“Though women cook the food, yet it is the husband or children or the elderly (especially men) in the household who eat the food first in more than two-thirds of the households. Women are the last to eat after all have had their fill. This was reported by more than two-thirds of the households in Lucknow and 85% of the households in Fatehpur. These findings were more pronounced in Fatehpur because it is more rural and traditional,” concludes the research.
If a ‘special food item’ is prepared or brought to the household, like sweets, then again, they are served first to the men and children, and at the end, women take whatever is left. The perceptions around the amount of food consumed by household members also favour men, as women believe that men deserve a larger share, being the breadwinners of the family.
“A woman only stays home the entire day, while the man has to go out to work. He should get the larger share [of food].” – Women’s FGD, Lucknow
The study also reveals quite worryingly that pregnant and lactating women are also subjected to the same norm of ‘eating last’, thereby affecting their food consumption. Men and women both do not perceive this as a discriminatory practice - women both accepted and justified the practice.
In poor and vulnerable households, the male members are given preference in terms of food quantity, eating order, and consumption of special foods – all at the cost of the women’s consumption.
Women can eat ‘with’ or ‘after other family members, but it is still considered disrespectful by families if they eat ‘before’ others.
The social norm of women eating last is changing. The situation has improved over the years, but there is still a lot of work to do for achieving equity in intra-household access to food.
Increasingly, women are eating with other family members. However, the mindset that women must sacrifice food for other family members continues to be seen among several families.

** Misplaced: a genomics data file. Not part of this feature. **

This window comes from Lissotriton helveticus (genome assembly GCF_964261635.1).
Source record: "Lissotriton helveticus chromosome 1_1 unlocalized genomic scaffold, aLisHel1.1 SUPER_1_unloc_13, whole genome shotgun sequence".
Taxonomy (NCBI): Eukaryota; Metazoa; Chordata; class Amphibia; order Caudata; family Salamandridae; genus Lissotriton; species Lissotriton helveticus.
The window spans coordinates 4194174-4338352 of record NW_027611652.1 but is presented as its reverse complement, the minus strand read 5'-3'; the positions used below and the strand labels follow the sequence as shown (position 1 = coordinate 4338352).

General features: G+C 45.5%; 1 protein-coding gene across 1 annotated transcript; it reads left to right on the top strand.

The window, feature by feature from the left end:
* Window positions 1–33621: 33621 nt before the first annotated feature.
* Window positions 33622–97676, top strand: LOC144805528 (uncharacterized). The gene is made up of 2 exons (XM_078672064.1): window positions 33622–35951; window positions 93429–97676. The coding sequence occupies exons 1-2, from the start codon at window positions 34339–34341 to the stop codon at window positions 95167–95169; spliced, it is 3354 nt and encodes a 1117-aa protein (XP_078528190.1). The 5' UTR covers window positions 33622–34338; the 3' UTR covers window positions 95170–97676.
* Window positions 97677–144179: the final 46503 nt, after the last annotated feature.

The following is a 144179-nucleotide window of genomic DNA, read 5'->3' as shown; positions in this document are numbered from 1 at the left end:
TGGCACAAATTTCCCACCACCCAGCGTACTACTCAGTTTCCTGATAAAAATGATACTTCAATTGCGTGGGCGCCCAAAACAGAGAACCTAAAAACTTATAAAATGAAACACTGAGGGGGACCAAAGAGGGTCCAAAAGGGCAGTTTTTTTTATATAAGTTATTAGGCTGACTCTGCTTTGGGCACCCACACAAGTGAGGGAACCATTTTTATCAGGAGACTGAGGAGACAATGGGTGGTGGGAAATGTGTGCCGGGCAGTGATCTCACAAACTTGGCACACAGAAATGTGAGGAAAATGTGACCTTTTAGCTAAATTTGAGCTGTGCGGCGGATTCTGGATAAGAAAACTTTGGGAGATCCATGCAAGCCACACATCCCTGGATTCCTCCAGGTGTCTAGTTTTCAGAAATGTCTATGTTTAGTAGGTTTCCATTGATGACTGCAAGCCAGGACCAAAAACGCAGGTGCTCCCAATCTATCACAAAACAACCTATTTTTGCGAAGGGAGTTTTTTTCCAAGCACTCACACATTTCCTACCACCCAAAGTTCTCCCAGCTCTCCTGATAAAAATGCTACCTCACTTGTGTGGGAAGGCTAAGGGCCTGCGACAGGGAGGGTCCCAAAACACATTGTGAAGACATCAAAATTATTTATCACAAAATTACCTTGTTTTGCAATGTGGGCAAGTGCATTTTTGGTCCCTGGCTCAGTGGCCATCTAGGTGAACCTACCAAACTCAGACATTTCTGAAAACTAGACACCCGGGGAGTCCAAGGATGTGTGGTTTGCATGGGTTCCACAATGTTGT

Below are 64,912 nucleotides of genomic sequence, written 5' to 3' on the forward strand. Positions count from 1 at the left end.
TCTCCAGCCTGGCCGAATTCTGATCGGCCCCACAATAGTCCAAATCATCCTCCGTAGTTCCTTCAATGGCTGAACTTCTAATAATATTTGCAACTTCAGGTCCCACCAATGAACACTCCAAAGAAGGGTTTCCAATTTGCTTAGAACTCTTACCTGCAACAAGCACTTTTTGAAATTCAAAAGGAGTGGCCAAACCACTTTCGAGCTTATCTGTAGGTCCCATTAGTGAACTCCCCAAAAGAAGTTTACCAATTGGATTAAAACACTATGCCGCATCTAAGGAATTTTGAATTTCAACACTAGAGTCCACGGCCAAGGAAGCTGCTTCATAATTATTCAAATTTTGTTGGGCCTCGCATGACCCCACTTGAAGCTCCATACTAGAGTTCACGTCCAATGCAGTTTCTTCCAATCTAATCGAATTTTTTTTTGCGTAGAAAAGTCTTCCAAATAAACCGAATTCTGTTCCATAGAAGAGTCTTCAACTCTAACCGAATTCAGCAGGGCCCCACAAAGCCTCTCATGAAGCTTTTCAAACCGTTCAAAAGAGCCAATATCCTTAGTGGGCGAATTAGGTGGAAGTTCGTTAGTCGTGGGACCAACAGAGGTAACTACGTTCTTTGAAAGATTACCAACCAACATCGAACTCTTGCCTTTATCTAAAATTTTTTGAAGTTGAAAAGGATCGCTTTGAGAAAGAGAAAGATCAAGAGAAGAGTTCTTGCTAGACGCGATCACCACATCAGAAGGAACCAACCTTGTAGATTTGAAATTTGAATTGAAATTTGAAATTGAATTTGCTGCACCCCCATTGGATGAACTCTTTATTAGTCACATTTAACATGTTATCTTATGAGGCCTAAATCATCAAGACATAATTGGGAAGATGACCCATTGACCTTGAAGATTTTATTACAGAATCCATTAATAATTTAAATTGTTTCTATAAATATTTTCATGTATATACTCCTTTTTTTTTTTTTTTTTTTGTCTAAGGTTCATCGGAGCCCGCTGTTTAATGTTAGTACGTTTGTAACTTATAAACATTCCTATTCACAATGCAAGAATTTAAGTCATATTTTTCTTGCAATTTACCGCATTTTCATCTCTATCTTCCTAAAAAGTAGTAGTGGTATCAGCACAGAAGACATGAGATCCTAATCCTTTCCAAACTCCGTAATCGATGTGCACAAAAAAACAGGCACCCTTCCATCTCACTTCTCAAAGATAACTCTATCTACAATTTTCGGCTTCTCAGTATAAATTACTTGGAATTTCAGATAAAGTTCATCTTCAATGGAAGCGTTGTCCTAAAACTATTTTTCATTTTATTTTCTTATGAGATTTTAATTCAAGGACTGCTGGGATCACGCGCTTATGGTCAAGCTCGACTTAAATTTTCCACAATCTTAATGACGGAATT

Traditional norms are gradually changing with growing education and urbanization and improving incomes. An increase in women’s work participation, particularly among the urban poor, is also a key factor.
The community health workers (AWW, ASHA and ANM) have played a key role as change agents in bringing about desirable behavioural changes in the traditional system of food distribution within households.
Changes in mindset/behaviour/attitudes are more pronounced in urban, better educated, and nuclear households, compared to others.
Key recommendations as a way forward
Behaviour change is necessary but not easy. More work can be done to educate men, women, boys and girls on equal distribution of food within the household and the importance of eating together.
These food taboos and unequal access to food within a household can have a negative effect on the health and wellbeing of women, especially in their childbearing years.
The study findings underscore the need for community education and social behaviour change communication to give equal priority to women’s nutrition. There is a need to enhance nutrition education and awareness among all community members, particularly on the nutrition of young children, adolescent girls, and pregnant and lactating women. The higher risk of women’s undernutrition in poor households points to the need for special nutrition programs for women in high-poverty populations.
Men also need to be involved for sustainable social change. They must be sensitized on enabling women the freedom to purchase their preferred food items, encouraging the family to eat together, ensuring equal sharing of food between family members, and taking care of women’s nutrition needs during pregnancy & lactation.
(This piece has been authored by Parvinder Singh, Head- Communications for World Food Programme India)